Well, tri-state theatregoers, have you had enough Edward Albee? Well, you're going to get more and like it! The comeback kid who just keeps coming back had a big 2000-01 season, what with Tiny Alice at Second Stage and The Play About the Baby Off Broadway (as well as an Off-Off-Broadway revival of All Over). And he's going to have an even bigger 2001-02.
You've heard about The Goat, or Who Is Sylvia?, starring Mercedes Ruehl, which is going to open on Broadway March 3, making it Albee's first Broadway premiere in nearly two decades. Well, opening just one week before at Off-Broadway Signature Theatre Company will be another new play by Fast Eddie, The Occupant . To spike interest in the project, Anne Bancroft has been persuaded to return to the stage to play the work's central character, the late artist and Albee friend, Louise Nevelson. (The play, which replaces the previously announced I Think Back Now on Andre Gide, might well be called I Think Back Now on Louise Nevelson.) Casting agents have thus equipped both plays with Oscar and Tony-winning actresses.
Meanwhile, down in New Jersey, the McCarter Theatre is staging a major revival of All Over at roughly the same time, previews beginning Feb. 12. The cast features Rosemary Harris, Michael Learned and Myra Carter. And don't think Connecticut's to be left out of the party. Seascape will receive a big production there, beginning May 30, directed by Mark Lamos.
A few years back, Village Voice critic Michael Feingold openly wondered if Tony Kushner would ever write another full-length play. Well, it took a while, but Mr. Angels in America's latest, Homebody/Kabul, began previews at New York Theatre Workshop on Dec. 5 (and promptly extended to Feb. 10). The work is nothing if not prescient—it follows a British woman fascinated by Afghanistan, leading to the woman's husband and daughter's search to find her in the nation's capital after she has mysteriously disappeared—and should attract as much attention and controversy as Angels. Following another Kushner tradition, it's also really long: four hours, with two intermissions.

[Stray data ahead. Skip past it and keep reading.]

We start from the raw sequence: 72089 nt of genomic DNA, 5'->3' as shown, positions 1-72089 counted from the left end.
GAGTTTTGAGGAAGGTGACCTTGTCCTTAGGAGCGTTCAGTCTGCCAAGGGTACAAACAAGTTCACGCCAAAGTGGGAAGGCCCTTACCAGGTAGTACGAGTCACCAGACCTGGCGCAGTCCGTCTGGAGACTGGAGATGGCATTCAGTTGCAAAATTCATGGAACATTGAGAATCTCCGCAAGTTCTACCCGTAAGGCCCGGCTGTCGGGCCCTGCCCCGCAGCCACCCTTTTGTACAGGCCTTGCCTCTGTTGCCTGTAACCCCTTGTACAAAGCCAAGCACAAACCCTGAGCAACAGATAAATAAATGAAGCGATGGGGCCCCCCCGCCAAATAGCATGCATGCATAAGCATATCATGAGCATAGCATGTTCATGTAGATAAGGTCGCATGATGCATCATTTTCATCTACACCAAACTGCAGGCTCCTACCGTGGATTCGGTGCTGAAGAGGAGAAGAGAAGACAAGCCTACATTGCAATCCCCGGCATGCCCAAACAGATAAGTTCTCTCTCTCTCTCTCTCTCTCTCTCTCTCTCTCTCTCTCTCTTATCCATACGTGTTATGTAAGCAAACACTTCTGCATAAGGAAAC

Speaking of controversy, the once endangered musical The Last Five Years, is back on track for an Off-Broadway production. The Jason Robert Brown work—announced for and then taken off the Lincoln Center Theater schedule all within the last few months —was officially slated for an Off-Broadway berth at the Minetta Lane Theatre and will open March 3. Norbert Leo Butz, who originated the male role in the two-hander last summer at Northlight Theatre in Skokie, IL, will star, with Sherie Rene Scott at his side. One-person shows are lucky on Broadway this year. With only one performance officially under its belt — after opening Dec. 2 at Broadway's Royale Theatre — John Leguizamo's new one-man work, Sexaholix... a love story extended to Feb. 10. Meanwhile, Elaine Stritch's At Liberty is sure to be a hot seller at the Neil Simon, where it begins Feb. 6.
About the Neil Simon: The Music Man will close there on Dec. 30 after a run of a year and a half. In another closing, the clock runs down on Jonathan Larson's tick,tick...BOOM! on Jan. 6.
The Goodman Theatre should change its name to Broadway West. In recent season's it has sent New York productions of Arthur Miller's Death of a Salesman and August Wilson's King Hedley II (as well as spawning Off-Broadway's continued interest in the work of Rebecca Gilman). During the 2001-02 season, however, it hosts no less than three productions with Broadway potential: the already presented Kander and Ebb musical The Visit; the upcoming Brian Dennehy-Robert Falls revival of Long Day's Journey Into Night; and Hollywood Arms a new play by Carrie Hamilton and Carol Burnett to be directed by Harold Prince, and starring Frank Wood and Linda Lavin.
For New York's most surreal exercise in star-spotting, venture down to the dark, deserted block of Walker Street between West Broadway and Church, where Soho Rep's unexpected hit, [sic], is turning them away. This tiny black box usually sports a few Downtown stalwarts in the audience, their identities only known to fellow Downtowners and Village Voice staffers. But on a recent night at [sic], you might have sighted actors John Slattery, John Benjamin Hickey, Judy Kuhn, actor-playwright David Marshall Grant, producer Daryl Roth and a couple stray high powered agents, all bearing a slightly puzzled expression which seemed to say, "Well, how did I get here?"
Finally, when the Drama Book Shop unveiled its new digs on W. 40th Street on Dec. 3, the New York theatre community won itself a new hangout. Loitering wasn't exactly an option at the store's old, cramped quarters (though patrons tarried anyway, holing up with books in hidden corners and on windowsills). But the spacious, airy and high-ceilinged new space is made for long visits. The second floor even boasts a few opulent pieces of furniture acquired from the set of the Baz Luhrmann film "Moulin Rouge." But there is no trendy coffee bar in the back, bless the owner's heart.